People stand on the southwest corner of North Capitol Street and Florida Avenue NW almost any time of day, waiting for a bus or just killing time outside Walter Johnson Liquors, a package store with a “no loitering” sign in the front window.
Odds are good someone here will hit you up for a handout as you wander over to DCity Smokehouse, a door down from the bustling intersection. You might think about making a donation and consider it the price you pay to gain access to the District’s best barbecue joint.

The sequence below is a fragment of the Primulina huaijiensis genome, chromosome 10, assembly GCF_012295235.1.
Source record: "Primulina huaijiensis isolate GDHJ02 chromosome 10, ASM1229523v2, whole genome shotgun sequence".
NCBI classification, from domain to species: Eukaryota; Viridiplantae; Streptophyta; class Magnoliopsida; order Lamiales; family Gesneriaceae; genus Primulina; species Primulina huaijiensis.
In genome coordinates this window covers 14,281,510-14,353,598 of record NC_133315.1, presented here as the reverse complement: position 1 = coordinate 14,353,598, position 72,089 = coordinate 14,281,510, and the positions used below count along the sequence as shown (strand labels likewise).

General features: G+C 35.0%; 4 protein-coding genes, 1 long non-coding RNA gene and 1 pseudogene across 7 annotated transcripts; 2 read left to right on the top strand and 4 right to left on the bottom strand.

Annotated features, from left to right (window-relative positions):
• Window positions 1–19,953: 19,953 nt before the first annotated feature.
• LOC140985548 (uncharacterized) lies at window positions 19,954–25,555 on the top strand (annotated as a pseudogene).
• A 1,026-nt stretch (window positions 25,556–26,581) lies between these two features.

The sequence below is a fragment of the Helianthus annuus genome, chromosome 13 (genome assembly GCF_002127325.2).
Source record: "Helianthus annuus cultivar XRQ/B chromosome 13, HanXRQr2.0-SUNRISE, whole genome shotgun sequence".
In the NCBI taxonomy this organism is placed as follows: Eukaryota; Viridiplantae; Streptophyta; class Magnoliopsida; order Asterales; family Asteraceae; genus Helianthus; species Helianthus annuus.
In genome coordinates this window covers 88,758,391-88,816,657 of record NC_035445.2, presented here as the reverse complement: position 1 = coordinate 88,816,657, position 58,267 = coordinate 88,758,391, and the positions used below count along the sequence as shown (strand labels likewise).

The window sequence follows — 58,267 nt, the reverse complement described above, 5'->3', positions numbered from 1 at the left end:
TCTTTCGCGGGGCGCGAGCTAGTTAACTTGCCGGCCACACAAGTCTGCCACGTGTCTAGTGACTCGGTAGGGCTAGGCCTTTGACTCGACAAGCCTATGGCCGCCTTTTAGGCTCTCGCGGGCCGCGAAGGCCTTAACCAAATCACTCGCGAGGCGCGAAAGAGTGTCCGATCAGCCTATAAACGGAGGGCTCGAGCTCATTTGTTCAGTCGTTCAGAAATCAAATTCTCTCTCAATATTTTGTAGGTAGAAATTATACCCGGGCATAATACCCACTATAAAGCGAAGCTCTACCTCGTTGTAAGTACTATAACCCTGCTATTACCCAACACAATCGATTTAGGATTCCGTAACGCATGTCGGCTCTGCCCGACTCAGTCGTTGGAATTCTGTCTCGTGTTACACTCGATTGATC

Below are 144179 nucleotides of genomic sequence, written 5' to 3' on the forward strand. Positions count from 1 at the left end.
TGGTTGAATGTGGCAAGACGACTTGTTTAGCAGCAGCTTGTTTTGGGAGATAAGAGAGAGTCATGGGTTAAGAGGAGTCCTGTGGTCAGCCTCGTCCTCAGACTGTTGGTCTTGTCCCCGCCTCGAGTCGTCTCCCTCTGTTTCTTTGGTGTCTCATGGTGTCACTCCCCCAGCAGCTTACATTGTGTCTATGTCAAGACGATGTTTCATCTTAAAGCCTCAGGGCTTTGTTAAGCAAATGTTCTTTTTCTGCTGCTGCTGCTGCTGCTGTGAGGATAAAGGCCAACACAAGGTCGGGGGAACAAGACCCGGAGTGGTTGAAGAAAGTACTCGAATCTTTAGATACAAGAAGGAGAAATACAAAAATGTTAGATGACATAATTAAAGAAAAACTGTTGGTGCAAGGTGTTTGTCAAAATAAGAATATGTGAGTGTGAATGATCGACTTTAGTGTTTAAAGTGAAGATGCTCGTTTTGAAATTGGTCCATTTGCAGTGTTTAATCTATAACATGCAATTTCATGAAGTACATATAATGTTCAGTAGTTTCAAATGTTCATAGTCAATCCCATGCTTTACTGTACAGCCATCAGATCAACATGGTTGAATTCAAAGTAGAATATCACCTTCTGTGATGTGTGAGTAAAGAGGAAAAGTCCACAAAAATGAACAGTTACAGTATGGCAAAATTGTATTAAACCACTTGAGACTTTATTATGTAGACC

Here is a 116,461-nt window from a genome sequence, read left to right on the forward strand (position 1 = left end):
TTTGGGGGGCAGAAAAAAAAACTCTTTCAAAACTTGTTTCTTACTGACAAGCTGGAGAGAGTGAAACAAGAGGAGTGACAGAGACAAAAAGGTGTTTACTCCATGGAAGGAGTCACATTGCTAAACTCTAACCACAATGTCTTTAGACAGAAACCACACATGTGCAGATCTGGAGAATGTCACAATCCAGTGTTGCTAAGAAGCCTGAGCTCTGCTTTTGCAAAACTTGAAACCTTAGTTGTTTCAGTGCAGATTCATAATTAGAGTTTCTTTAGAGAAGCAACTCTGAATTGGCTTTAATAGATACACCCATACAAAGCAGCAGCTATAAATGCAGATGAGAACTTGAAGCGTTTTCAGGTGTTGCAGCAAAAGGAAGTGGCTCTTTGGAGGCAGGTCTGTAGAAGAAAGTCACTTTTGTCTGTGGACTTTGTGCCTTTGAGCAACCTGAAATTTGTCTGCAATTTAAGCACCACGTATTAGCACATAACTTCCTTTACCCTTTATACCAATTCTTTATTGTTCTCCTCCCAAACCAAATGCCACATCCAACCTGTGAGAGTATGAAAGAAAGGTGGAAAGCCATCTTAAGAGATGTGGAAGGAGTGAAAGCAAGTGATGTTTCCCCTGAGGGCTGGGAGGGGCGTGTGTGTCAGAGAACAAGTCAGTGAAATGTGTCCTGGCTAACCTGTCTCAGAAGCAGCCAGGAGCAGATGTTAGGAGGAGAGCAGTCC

Words like “best” don’t roll off my tongue easily, particularly when it concerns barbecue, which ranks among the most difficult cuisines to master in the city. Many urban operations employ set-’em-and-forget-’em smokers, designed to minimize the vagaries of wood-burning pits by relying on backup heat sources, such as gas or electric, to maintain consistent cooking temperatures. Other joints take a conservative approach to restocking the smoker, preferring to hold previously smoked meats for hours, the briskets and ribs losing moisture and texture with each passing minute.